Hitch ties himself in knots
By Michael Roberts
"The two things are absolutely miles apart. A mystery is an intellectual process, like in a whodunit. But suspense is essentially an emotional process. Therefore, you can only get the suspense element going by giving the audience information. And I dare say you've seen many films which have mysterious goings on, you don't know why the man is doing that, and you're about a third of the way through the film before you realize what it's all about. And to me, that's complete wasted footage, because there's no emotion to it." ~ Alfred Hitchcock on the difference between mystery (whodunit) and suspense.
Hollywood was reluctant to tackle the controversial subject of homosexuality at any level in 1948, but Alfred Hitchcock successfully smuggled it in via the subtext of an old play based on the famous Leopold and Loeb case in his first colour film, Rope. It was also the first film he made with James Stewart, after Cary Grant and Montgomery Clift both turned it down because of the homosexual subtext, and it’s a wonder Stewart fronted up for 3 more films given the difficulties he experienced. Hitch chose to shoot it in 10 minute continuous takes, an unheard of innovation at the time, trying to recreate the live feel of theatre, causing Stewart to exclaim “why don’t you just set up seats and sell tickets.” John Dall and Farley Granger (both actors, as it happened, who were homosexual, a fact that Hitch would undoubtedly have been across) signed on for the roles of the young killers who plot the perfect crime, just for the thrill of it.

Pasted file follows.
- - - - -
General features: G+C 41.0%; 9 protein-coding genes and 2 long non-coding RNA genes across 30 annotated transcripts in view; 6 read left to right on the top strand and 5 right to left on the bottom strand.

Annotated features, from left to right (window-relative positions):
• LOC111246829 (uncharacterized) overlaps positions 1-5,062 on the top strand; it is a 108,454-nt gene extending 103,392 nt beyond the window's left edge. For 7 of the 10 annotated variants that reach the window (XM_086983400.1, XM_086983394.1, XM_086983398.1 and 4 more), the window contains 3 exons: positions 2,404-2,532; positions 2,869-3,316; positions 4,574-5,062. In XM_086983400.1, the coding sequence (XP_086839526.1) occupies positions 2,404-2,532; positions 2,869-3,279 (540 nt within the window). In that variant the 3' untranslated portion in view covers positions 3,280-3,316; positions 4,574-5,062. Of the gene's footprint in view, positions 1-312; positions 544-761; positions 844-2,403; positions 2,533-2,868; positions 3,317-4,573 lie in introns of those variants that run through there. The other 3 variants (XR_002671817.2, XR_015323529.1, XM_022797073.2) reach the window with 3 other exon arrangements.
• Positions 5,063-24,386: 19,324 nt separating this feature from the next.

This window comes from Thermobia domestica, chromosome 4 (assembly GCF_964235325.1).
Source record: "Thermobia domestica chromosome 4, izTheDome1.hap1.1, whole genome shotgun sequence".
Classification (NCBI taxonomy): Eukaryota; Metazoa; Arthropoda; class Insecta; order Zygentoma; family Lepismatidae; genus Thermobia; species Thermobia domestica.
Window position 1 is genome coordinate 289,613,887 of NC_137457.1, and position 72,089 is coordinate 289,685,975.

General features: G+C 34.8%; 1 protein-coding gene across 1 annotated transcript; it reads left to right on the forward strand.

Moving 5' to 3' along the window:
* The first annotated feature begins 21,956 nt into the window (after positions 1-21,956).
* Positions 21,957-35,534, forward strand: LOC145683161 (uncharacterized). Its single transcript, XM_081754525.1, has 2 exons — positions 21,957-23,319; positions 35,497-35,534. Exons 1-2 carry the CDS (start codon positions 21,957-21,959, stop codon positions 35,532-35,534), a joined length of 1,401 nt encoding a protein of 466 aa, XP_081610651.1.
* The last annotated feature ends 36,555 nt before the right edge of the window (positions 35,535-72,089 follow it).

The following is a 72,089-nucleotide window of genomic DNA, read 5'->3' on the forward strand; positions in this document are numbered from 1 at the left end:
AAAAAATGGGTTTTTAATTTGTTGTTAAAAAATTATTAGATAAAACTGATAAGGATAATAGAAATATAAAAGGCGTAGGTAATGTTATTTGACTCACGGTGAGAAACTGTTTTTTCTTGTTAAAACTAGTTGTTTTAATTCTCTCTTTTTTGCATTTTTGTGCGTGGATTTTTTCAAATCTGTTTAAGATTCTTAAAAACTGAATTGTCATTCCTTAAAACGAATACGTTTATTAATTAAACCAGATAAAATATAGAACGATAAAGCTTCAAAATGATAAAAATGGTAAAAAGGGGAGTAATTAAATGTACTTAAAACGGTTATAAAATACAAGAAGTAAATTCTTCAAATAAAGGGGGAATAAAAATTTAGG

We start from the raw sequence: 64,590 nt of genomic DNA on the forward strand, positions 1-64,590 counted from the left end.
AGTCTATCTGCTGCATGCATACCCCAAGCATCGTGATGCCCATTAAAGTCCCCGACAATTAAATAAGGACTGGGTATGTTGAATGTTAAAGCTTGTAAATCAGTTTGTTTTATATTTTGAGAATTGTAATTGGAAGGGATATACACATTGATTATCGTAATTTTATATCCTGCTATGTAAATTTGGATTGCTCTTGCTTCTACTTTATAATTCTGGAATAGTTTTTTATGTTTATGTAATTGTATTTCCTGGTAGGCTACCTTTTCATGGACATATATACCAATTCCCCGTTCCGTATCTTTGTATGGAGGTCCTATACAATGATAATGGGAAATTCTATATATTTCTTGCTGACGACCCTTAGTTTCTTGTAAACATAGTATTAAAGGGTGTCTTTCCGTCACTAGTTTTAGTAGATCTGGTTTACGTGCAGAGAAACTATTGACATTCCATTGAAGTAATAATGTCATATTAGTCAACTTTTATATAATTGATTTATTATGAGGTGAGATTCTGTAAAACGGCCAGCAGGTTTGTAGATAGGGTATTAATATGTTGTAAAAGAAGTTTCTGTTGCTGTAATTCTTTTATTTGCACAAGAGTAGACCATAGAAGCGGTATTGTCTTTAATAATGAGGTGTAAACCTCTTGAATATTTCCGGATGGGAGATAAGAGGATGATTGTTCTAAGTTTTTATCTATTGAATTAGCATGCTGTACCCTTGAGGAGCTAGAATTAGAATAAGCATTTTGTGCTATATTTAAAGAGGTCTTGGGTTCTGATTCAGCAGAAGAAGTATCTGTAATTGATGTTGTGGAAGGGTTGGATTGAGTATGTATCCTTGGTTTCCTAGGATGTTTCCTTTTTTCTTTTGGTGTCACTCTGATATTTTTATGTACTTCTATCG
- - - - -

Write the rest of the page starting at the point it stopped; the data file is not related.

Brandon (John Dall) and Phillip (Farley Granger) strangle David, an old school chum, and put his body in a large trunk in their apartment. They hold a dinner party with invitees including David’s parents and girlfriend, and their old teacher Rupert (James Stewart) who they suspect would approve of their actions. During the party Brandon tries to keep Phillip’s nervousness in check, as well as his own desire to spill the beans to Rupert. David’s no-show generates consternation for his girl Janet (Joan Chandler) and his father (Cedric Hardwicke) as Rupert gets the distinct impression that Brandon and Phillip know ore about David’s non-appearance than they are letting on.